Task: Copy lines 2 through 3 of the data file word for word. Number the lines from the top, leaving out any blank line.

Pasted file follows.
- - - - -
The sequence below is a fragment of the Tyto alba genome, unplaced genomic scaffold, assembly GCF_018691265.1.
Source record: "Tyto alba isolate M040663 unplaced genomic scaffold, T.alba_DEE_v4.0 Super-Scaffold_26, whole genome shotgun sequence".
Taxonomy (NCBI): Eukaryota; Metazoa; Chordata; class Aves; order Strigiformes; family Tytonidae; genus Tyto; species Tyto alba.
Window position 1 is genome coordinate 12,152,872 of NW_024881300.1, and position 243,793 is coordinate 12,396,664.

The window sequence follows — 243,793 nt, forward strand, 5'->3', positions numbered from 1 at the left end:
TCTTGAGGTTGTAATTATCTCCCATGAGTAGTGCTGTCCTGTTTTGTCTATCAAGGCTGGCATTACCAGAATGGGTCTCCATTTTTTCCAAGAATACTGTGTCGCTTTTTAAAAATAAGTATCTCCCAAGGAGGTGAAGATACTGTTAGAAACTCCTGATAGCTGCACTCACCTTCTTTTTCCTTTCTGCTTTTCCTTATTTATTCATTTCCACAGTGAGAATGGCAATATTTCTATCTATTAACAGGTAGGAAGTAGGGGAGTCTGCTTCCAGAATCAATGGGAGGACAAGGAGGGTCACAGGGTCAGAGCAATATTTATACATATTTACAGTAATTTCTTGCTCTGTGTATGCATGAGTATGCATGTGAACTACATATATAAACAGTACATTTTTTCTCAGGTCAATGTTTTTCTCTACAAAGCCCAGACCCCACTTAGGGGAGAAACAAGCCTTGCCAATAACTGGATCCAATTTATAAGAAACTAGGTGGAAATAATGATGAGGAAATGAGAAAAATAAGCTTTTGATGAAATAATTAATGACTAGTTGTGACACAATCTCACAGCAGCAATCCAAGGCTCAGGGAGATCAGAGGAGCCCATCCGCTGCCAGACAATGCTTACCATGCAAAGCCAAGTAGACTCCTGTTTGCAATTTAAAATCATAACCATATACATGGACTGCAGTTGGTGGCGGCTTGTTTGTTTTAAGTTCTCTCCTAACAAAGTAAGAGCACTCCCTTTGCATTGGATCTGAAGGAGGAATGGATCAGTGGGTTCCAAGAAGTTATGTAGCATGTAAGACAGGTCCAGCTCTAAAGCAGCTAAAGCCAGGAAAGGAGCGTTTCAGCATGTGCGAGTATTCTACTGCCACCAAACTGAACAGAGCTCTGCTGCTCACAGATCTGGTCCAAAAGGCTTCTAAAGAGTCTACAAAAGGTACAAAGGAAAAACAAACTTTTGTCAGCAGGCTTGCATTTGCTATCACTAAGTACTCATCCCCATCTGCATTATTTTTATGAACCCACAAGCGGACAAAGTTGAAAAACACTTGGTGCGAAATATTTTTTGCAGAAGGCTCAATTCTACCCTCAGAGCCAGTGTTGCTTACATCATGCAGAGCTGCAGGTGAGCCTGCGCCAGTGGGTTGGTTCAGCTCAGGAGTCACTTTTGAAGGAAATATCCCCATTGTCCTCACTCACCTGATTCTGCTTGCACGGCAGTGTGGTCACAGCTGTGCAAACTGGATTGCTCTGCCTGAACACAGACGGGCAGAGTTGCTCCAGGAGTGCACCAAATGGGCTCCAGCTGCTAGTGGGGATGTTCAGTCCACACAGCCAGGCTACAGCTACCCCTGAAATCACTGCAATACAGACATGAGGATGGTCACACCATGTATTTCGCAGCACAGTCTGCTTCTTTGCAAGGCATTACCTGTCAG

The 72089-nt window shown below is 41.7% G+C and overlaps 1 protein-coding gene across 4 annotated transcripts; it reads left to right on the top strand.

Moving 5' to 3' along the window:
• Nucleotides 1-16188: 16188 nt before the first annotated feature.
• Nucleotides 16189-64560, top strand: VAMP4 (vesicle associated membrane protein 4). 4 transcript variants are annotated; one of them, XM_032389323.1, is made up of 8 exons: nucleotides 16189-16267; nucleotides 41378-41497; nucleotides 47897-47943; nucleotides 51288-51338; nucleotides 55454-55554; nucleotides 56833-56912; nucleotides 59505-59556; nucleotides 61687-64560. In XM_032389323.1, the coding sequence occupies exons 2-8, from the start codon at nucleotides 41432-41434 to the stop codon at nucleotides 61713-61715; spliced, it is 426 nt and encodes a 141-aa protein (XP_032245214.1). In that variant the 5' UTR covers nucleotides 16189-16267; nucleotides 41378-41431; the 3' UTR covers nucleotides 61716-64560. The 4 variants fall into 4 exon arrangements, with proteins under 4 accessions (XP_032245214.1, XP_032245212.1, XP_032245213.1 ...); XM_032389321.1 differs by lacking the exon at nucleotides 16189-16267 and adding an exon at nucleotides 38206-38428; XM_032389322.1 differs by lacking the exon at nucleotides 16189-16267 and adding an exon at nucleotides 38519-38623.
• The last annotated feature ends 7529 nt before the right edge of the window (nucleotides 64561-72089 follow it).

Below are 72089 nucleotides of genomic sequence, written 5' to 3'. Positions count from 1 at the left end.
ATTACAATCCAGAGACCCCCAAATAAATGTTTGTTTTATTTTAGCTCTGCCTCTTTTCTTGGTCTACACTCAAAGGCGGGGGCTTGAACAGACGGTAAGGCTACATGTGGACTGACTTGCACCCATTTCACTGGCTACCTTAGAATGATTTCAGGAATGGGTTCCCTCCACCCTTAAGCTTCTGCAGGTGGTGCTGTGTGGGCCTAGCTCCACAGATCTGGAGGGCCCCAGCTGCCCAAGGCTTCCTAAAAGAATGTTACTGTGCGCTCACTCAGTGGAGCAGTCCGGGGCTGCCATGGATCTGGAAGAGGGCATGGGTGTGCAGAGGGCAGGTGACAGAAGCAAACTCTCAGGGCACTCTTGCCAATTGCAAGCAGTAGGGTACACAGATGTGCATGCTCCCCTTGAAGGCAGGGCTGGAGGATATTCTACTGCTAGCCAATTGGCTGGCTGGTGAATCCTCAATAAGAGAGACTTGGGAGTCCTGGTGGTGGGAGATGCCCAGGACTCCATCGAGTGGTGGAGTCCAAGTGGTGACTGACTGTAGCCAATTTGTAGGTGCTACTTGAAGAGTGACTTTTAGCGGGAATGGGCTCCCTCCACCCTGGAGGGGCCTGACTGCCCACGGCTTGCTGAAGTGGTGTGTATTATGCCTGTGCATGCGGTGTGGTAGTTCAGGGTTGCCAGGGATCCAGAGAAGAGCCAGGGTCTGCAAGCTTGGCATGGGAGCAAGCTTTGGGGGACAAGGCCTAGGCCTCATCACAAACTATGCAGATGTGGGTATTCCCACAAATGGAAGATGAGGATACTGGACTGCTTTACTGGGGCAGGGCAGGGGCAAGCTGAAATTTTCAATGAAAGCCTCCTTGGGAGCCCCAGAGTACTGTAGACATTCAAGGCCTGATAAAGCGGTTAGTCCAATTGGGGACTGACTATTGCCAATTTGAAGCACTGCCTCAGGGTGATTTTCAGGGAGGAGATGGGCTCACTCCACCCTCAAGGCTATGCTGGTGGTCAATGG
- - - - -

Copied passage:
Source record: "Tyto alba isolate M040663 unplaced genomic scaffold, T.alba_DEE_v4.0 Super-Scaffold_26, whole genome shotgun sequence".
Taxonomy (NCBI): Eukaryota; Metazoa; Chordata; class Aves; order Strigiformes; family Tytonidae; genus Tyto; species Tyto alba.